Alien Outpost/Mankind's Last Stand (2015)
A documentary crew follows an elite unit of soldiers in the wake of an alien invasion.
This one was brought to us via IFC Midnight, which is a pretty well-known VOD-distribution company for those who run in these circles. They've acquired and released many great fun genre titles in the last several years, such as Alien Abduction, Extraterrestrial, Dark Summer, The Pact and its sequel, Inner Demons, The Babadook, and Hangar 10 just to list but a few in their vast catalogue of acquisitions. I actually really enjoy a lot of what these VOD-distribution companies put out, and among them IFC Midnight is easily one of my top favourites, sharing the spot only with the equally-awesome Magnet, which is the company responsible for bringing to our T.V.'s and computers such modern classics as The Troll Hunter, the [REC] movies, the VHS trilogy, The Last Days on Mars, Stage Fright, and The Protector 2, to name a few in their equally-vast library of titles. I seriously cannot get enough of either IFC or Magnet and always look forward to whatever they release next. And luckily for me, IFC's most recent, Alien Outpost, also turned out to be one of my favourites!
Alien Outpost picks up ten years after an invasion by aliens dubbed The Heavies happened and they were held off and eventually retreated, leaving many of their kind behind. Various Outposts were set up around the world to monitor for and seek out the remaining Heavies and the movie takes place at one such outpost, located in Afghanistan. If any of you have seen the war documentary Restrepo, this movie is pretty much a cross between that and District 9, in that this was made in the style of a finished and polished faux-documentary, very similar to Europa Report, complete with a very effective musical score, talking head interviews, overlaying text narration, and clips of news reports, but, you know, with aliens.
I love found footage in general, but some movies I feel just don't need it and could have been even better had it been a traditionally-shot movie. The Dinosaur Project and Frankenstein's Army are two other such ones I feel that way about, and there were many times during this movie that I was thinking to myself that, while as cool and fun as this flick is, there was almost no reason for it to be found footage-esque and could have been even better had it just been a regular movie. With that said, the first person camera perspective here really helps make you feel right there in the war zone alongside these soldiers, with bullets whizzing by and explosions going off all around, and the fact that it's not so much found footage per sey, but done as a finished documentary, helps make it feel a bit more fresh and professional than the average found footage fare.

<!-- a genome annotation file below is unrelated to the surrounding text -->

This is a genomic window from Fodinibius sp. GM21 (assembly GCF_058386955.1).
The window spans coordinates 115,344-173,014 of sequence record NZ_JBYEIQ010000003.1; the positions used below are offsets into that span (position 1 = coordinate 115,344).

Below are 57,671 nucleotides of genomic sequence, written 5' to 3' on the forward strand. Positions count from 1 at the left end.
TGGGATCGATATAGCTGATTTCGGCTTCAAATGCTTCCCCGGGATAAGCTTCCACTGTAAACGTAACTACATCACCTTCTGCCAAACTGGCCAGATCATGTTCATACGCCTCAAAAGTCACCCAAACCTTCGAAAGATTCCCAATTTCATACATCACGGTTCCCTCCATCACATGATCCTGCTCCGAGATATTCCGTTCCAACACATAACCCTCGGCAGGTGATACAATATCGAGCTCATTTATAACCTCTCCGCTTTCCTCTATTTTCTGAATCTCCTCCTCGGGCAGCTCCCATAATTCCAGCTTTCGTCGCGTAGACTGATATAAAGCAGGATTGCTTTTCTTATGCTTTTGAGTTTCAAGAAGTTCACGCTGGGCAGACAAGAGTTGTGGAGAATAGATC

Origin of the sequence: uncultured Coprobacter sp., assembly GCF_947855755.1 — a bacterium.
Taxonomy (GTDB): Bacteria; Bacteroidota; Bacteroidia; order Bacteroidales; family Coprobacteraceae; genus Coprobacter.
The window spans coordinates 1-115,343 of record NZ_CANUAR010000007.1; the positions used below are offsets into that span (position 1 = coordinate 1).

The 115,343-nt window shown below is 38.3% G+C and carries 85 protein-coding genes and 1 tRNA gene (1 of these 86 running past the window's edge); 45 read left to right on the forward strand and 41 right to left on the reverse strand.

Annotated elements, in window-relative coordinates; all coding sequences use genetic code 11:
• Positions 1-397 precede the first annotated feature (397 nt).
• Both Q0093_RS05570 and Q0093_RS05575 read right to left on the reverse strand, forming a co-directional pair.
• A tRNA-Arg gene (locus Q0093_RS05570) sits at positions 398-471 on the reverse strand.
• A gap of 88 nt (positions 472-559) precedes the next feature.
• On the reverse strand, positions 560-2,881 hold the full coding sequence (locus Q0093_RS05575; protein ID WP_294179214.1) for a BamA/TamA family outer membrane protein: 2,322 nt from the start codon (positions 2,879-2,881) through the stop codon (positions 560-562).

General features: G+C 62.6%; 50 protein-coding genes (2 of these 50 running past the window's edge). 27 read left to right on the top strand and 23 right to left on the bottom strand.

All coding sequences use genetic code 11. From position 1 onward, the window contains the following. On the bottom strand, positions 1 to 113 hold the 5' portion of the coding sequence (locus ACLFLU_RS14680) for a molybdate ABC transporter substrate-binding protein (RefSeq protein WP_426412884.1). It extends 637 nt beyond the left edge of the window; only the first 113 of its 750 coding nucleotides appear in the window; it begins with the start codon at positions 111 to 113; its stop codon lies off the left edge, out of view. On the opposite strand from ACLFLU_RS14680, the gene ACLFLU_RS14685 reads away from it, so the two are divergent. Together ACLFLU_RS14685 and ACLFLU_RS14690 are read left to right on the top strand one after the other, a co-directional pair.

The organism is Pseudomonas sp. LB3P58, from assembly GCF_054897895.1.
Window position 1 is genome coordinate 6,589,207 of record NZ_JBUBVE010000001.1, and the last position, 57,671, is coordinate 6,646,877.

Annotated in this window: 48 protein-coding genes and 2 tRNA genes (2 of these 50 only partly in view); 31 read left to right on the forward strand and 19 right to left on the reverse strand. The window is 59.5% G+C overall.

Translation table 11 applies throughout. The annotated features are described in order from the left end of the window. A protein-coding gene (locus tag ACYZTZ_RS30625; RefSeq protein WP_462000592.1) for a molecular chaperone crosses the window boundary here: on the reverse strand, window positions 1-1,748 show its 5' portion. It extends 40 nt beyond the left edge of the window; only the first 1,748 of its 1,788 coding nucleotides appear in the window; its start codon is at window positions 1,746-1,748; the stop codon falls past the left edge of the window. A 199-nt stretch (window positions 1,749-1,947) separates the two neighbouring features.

This 'documentary' follows one military unit as they arrive at the rundown outpost that's been left in disrepair, and after they get hazed in by the current soldiers stationed there they start bonding with them and play various games and goof off and do whatever other activities they can come up with to pass away their boredom in between their regular patrols of the area as the days go on, during which time we kind of get to come to know many of these soldiers and start feeling attached to them. Because of that, we actually give a shit when, during a routine patrol, the platoon is ambushed by the Heavies and their commanding officer is taken prisoner, and in another part of the movie one of the younger characters is taken by surprise and suddenly killed off with no warning. Very often in these kind of flicks you just don't care much about what happens to the characters on screen, but this movie went above and beyond to make you get to know these people and care about them. Of course that wouldn't be possible if the actors were crap or eye-rollingly bad, but they were all actually really damn good and believable. There's not a wide range of characters outside army soldiers and a couple cameramen, but everyone played their roles well, never once taking me out of the moment. I also love how the one Japanese character was nicknamed Zilla, which is an obvious and comedic (though perhaps somewhat racist) nod to Godzilla.